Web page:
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The Business Plan Financial Template & Startup Model is free. The guide to finmodel4.xls is now available on Amazon.com. Go to Download now.
Doing business is a series of negotiations. From the moment you plan to start a business to serving your customer, you find yourself negotiating. For most people negotiations brings to mind price, but there are many other areas you must negotiate.
For the service provider, the details of the service, the delivery time-frame and the definition of “complete” are some of the many items that must be determined. For the product company, delivery time-frame, extended warranty, financing options, product specifics (color, options, etc) all must be negotiated.
Negotiations is a required skill all business people must learn and refine. Many experienced business people will tell you they are still learning how to be a better negotiator. For those getting started, here are a few points to consider;
Practice your skills of negotiation every day. Not just with customers but with vendors, partners, employees and others you come in contact with. After each encounter, think through what you did, what worked and what you could have done better. This will pay off in the long run.
An angel is a high net-worth individual who invests his or her own money in start-up companies in exchange for an equity share of the businesses. ACA recommends that entrepreneurs work with investors who are accredited investors (who meet requirements of the Securities and Exchange Commission) and who can add value to the company via high quality mentoring and advice. Other important things to know about angels include:
The key thing to me at the end of the day is can the angel investor add value to the company. This is commonly referred to as “smart money”, or money that comes with skills, connections, knowledge, or other valuable resources.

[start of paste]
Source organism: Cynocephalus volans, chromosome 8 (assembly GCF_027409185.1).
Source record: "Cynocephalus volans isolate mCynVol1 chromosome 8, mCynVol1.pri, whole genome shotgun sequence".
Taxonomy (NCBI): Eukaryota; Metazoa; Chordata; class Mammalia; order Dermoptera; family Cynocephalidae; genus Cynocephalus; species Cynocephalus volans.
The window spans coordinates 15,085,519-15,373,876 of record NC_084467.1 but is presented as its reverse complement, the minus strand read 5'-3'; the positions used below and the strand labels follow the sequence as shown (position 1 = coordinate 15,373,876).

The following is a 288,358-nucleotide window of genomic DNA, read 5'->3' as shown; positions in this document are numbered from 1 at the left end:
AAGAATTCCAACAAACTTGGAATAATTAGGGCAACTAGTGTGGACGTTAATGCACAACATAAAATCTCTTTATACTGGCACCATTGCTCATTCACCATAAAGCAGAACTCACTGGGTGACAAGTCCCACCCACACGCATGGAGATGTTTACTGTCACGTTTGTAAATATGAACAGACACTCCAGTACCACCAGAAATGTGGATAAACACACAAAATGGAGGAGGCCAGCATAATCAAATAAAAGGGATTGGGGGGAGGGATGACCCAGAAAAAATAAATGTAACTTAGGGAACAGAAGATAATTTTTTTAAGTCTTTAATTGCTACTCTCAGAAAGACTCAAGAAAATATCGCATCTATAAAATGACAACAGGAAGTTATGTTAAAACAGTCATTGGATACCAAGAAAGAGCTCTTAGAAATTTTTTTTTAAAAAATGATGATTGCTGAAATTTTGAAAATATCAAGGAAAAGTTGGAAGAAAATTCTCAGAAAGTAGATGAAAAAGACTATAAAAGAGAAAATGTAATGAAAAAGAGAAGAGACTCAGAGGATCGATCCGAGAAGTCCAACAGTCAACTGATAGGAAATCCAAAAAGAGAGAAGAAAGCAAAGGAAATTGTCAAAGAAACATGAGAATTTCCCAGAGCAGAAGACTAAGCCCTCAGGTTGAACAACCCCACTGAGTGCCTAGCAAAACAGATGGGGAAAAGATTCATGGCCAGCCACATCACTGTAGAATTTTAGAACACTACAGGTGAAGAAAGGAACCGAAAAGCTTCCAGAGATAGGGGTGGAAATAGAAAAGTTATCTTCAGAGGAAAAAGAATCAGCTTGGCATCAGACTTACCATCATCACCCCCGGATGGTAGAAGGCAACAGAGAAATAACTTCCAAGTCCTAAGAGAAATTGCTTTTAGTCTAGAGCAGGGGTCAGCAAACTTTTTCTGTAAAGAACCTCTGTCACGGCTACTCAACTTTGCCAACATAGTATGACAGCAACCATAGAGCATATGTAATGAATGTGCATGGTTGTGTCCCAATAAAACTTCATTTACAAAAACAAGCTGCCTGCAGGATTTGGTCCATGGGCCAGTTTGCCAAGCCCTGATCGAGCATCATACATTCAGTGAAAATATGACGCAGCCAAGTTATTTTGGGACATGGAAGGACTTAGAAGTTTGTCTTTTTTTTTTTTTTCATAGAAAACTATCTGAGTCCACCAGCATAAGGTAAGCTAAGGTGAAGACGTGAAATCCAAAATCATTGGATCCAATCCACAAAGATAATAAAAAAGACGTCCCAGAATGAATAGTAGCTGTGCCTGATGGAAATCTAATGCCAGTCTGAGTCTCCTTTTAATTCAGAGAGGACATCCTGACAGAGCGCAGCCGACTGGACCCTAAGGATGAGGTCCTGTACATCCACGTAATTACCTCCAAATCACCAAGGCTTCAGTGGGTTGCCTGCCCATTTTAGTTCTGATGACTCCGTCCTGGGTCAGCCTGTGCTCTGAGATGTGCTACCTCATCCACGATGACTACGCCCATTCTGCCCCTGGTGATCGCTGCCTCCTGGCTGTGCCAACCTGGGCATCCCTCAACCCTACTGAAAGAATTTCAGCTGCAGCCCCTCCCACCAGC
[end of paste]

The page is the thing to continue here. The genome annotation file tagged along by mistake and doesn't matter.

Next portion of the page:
Remember, if you take outside capital from angel investors or other sources, you need to plan in advance how you will return the capital with a good gain. As stated above, this generally occurs when the company is sold or merged with another company.
Many of the clients I advise are in partnerships. It is a common situation. Two or more people get together to solve a problem and the next thing you know a partnership is born. If you listen to the first-time partners, they will tell you their priorities are to get the product into the market and grow the business. If you listen to partners who have been through years of business together, you will hear something different.
What older, wiser partners will tell you is to plan the divorce. It is coming. It is guaranteed. At some point the partnership must end. Whether for reasons of death, indifference, disagreement, or a multitude of other reasons, it will happen. The key these wise people will tell you is to plan the divorce in advance. Setting the value of the company and how one partner might buy out another partner well in advance sets the rules if things go bad. I sincerely hope that things will not go bad for you in your partnership. But in case they do, have the ground rules set in advance.
My good friend Rush Nigut at Brick Gentry has presented on this topic many times in the past. Check out the video of him on this subject “Rush Nigut on Partnering” for an in-depth analysis of why this is so critical and how you can protect yourself.
So the other day I was getting ready for yoga class when one of my classmates told us about something she saw on Facebook. Someone, I do not know who, posted “Let Go or Be Dragged” on their page. As the class talked about this from the standpoint of life in general I thought about how this applies to startup and growth businesses.
One of the key failure points in a business is when the owner or general manager cannot let go of certain aspects of their business. Recently I was working with a VP of marketing at a small manufacturing company. She was adding a dedicated sales manager to her team. Her manager, the president of the company, who was probably trying to do the right thing, interjected a whole different organization structure on this VP. While it is his prerogative as her manager, he unintentionally cost her a lot of time and trouble. She was having to drag him along to where she needed him to be. He needed to trust her and let go.
The problem here is knowing what things to let go of and what things to stay in control of. If you want a company to grow, you have to get the right people engaged in the team. Once you do this, you have to let go. Keeping tight control of a talented, motivated employee is a fast way to lose that employee.